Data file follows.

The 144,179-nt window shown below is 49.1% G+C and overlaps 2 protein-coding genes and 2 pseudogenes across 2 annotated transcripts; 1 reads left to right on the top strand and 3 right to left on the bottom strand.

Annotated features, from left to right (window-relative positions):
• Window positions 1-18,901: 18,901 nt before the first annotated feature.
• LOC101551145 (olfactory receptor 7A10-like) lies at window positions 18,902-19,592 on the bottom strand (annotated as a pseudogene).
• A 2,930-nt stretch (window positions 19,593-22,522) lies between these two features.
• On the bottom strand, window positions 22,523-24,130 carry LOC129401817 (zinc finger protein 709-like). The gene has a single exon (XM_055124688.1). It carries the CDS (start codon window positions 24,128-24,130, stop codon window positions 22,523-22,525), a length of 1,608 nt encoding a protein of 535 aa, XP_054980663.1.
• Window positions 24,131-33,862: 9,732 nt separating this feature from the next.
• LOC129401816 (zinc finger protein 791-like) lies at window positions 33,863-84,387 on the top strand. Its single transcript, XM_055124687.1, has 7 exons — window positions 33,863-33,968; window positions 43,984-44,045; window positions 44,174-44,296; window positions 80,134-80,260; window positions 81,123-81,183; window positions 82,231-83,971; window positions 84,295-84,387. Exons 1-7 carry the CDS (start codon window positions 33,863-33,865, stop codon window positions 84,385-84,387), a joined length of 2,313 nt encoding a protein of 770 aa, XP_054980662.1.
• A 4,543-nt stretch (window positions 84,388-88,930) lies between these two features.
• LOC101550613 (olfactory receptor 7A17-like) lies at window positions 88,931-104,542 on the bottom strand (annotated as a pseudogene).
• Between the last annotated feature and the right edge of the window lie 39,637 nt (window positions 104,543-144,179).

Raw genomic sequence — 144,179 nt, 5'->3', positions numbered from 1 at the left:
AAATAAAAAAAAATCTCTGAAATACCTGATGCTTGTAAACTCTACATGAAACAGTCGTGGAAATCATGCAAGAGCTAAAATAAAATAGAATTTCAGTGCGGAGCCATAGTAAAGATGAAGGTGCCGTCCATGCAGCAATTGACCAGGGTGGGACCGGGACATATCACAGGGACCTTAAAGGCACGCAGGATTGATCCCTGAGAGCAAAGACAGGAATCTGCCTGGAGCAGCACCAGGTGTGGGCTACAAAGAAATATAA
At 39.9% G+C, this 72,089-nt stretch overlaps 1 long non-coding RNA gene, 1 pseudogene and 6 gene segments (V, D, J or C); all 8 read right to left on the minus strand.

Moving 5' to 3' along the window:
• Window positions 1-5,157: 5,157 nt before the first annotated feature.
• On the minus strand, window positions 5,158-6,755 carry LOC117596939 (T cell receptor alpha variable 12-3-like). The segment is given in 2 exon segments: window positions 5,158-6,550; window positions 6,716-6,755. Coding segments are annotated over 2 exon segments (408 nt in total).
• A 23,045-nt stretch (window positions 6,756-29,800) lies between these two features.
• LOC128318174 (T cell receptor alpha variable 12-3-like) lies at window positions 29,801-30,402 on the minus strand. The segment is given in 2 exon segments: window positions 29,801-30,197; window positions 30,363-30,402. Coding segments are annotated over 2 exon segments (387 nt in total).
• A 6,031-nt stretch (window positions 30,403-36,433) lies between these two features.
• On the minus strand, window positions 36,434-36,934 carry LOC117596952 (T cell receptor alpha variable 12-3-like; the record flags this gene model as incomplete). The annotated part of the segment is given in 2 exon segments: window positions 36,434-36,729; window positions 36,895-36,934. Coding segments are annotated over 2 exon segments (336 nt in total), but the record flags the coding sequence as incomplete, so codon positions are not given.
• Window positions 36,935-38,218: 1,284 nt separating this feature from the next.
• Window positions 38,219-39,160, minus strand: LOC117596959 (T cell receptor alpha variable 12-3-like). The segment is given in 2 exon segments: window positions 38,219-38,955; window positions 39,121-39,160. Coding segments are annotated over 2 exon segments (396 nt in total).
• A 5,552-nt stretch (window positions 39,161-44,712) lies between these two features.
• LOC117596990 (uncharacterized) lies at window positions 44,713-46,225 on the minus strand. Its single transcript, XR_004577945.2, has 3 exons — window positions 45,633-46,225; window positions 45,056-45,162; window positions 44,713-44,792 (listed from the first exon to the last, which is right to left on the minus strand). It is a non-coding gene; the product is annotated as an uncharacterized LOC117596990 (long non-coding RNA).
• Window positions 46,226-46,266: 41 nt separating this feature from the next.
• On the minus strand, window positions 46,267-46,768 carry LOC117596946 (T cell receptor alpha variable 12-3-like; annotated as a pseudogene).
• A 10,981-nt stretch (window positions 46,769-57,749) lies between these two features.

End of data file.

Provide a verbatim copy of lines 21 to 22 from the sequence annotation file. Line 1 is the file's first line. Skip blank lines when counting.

• On the minus strand, window positions 36,434-36,934 carry LOC117596952 (T cell receptor alpha variable 12-3-like; the record flags this gene model as incomplete). The annotated part of the segment is given in 2 exon segments: window positions 36,434-36,729; window positions 36,895-36,934. Coding segments are annotated over 2 exon segments (336 nt in total), but the record flags the coding sequence as incomplete, so codon positions are not given.
• Window positions 36,935-38,218: 1,284 nt separating this feature from the next.